WASHINGTON - The Obama administration should fire the special inspector general for Afghanistan, and create an office to oversee all wartime contracting, a top Democrat on the Senate Armed Services Committee said on Tuesday.
Senator Claire McCaskill, a former state auditor, said Arnold Fields has failed to do his job overseeing tens of billions of dollars spent on Afghanistan.
"We've got real work to do in terms of oversight of contracting in Afghanistan. We don't have time, frankly, to be dealing with someone who hasn't shown that they're up to the job," McCaskill said during a hearing on the Pentagon's drive to save $100 billion in overhead in coming years.
She said the Pentagon should establish a permanent inspector general office to oversee operations in war zones to avoid repeating mistakes in Iraq and Afghanistan that have wasted billions of dollars of taxpayer money.
McCaskill and three Republican senators wrote to Obama last week urging Field's ouster, citing numerous problems with the agency's operations and audit reports.
McCaskill said a recent independent report had concluded that Fields' oversight was "woefully lacking."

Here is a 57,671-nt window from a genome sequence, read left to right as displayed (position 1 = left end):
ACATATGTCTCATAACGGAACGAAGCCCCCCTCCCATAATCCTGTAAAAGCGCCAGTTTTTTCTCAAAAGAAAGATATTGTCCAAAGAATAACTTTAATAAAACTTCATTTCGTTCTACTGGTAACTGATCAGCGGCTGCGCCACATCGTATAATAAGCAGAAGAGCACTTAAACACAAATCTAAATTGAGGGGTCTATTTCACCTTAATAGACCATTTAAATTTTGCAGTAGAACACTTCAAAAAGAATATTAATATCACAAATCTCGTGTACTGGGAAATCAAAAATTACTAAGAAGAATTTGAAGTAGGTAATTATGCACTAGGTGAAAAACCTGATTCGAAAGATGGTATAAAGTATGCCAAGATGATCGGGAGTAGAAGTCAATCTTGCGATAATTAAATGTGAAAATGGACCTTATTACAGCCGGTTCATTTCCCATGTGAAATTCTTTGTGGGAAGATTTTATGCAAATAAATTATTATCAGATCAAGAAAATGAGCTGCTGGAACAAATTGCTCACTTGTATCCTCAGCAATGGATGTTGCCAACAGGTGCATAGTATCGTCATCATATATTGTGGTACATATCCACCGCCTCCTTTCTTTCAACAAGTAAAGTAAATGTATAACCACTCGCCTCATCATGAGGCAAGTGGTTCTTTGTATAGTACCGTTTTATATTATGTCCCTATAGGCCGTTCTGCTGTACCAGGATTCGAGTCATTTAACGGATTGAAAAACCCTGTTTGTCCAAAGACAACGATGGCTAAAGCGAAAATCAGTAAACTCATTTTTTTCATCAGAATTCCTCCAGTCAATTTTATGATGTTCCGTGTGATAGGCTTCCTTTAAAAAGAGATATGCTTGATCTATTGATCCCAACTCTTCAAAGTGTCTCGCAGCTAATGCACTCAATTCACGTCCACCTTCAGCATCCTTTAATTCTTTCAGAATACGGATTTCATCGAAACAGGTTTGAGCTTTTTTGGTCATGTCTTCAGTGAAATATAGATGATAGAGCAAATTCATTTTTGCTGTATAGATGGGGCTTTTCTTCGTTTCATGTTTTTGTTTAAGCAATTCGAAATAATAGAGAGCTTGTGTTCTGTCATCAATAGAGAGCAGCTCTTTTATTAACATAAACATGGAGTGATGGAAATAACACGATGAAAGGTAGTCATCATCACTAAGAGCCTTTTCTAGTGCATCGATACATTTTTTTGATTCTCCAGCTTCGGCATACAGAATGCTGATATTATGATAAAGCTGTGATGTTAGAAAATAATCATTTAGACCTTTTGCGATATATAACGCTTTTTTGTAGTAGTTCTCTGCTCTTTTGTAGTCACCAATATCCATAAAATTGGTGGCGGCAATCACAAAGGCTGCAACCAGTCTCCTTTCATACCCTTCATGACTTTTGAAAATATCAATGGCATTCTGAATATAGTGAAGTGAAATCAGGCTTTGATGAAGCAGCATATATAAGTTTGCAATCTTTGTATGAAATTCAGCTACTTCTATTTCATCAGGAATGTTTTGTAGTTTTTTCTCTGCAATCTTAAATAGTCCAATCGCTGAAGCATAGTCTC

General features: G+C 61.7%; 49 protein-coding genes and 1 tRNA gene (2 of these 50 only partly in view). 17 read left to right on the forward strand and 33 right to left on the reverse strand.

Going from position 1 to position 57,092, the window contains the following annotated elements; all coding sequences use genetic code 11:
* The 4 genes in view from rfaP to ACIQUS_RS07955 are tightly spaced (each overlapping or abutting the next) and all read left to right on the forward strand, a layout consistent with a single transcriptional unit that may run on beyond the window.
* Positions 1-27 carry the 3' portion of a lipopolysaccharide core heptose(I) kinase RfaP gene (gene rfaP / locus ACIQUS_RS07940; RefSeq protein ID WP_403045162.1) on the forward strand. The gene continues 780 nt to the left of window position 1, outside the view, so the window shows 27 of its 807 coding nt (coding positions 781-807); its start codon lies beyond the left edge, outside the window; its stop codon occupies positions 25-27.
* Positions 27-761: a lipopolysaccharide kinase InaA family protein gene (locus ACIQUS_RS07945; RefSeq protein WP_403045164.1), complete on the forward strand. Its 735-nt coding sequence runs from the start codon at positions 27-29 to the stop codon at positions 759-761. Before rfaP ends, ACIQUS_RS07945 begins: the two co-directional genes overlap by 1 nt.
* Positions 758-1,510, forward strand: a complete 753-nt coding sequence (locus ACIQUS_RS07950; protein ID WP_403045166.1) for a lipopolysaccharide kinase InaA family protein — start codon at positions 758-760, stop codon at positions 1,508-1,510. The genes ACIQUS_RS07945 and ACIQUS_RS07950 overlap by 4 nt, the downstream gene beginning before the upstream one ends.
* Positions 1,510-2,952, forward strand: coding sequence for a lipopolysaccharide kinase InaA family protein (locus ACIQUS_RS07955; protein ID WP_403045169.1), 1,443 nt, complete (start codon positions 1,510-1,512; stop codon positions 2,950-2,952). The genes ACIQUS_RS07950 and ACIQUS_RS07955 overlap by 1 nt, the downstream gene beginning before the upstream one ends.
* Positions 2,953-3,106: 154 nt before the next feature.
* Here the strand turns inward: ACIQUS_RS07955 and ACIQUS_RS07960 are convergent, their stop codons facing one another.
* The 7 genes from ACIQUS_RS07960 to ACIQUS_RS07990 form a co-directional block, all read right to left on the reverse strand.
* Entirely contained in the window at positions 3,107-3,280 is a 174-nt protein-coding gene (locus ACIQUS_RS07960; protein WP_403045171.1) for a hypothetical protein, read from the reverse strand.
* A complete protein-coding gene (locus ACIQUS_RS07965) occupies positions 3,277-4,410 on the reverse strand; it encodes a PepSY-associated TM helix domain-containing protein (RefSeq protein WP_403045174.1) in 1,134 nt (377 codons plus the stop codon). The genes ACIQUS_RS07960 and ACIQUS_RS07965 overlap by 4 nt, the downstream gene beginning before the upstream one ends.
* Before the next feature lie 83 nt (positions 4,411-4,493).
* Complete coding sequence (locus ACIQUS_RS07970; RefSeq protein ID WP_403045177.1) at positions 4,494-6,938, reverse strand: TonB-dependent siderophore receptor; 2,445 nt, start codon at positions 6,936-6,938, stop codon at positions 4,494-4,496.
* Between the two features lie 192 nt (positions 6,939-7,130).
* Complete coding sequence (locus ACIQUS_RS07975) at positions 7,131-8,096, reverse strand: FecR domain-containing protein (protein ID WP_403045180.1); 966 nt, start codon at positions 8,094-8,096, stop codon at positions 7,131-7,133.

She blasted his move to give former Pentagon inspector general Joseph Schmitz a two-month contract worth $95,000 to independently monitor the agency's efforts to improve its investigative division.
"It is enough to make the top of my head blow off," McCaskill said. "This is the special inspector general over Afghanistan reconstruction hiring somebody for $95,000 for two months' work. And you wonder why the public thinks we've lost our minds. That is not being accountable."
Schmitz left office in 2005 amid allegations that he interfered with investigations and other misconduct, later taking a job with the Prince Group. Prince manages Xe Services, a company that was also known as Blackwater International, according to U.S. government documents.
Schmitz was cleared of any wrongdoing by an independent panel that investigated the allegations in 2005 and 2006.
Fields took office in July 2008 but his agency did not receive full funding until a year later.
No comment was immediately available from Fields' office on Tuesday evening. But he defended the agency's work in an August statement, saying it had advanced more than 106 criminal investigations since it was created, and produced 22 audits with 67 recommendations for change.
Fields' office estimates that the United States has spent $51 billion on Afghanistan reconstruction since 2002, and the number is set to rise to $71 billion by next year.
The nonprofit Project on Government Oversight last week also called for Fields' ouster.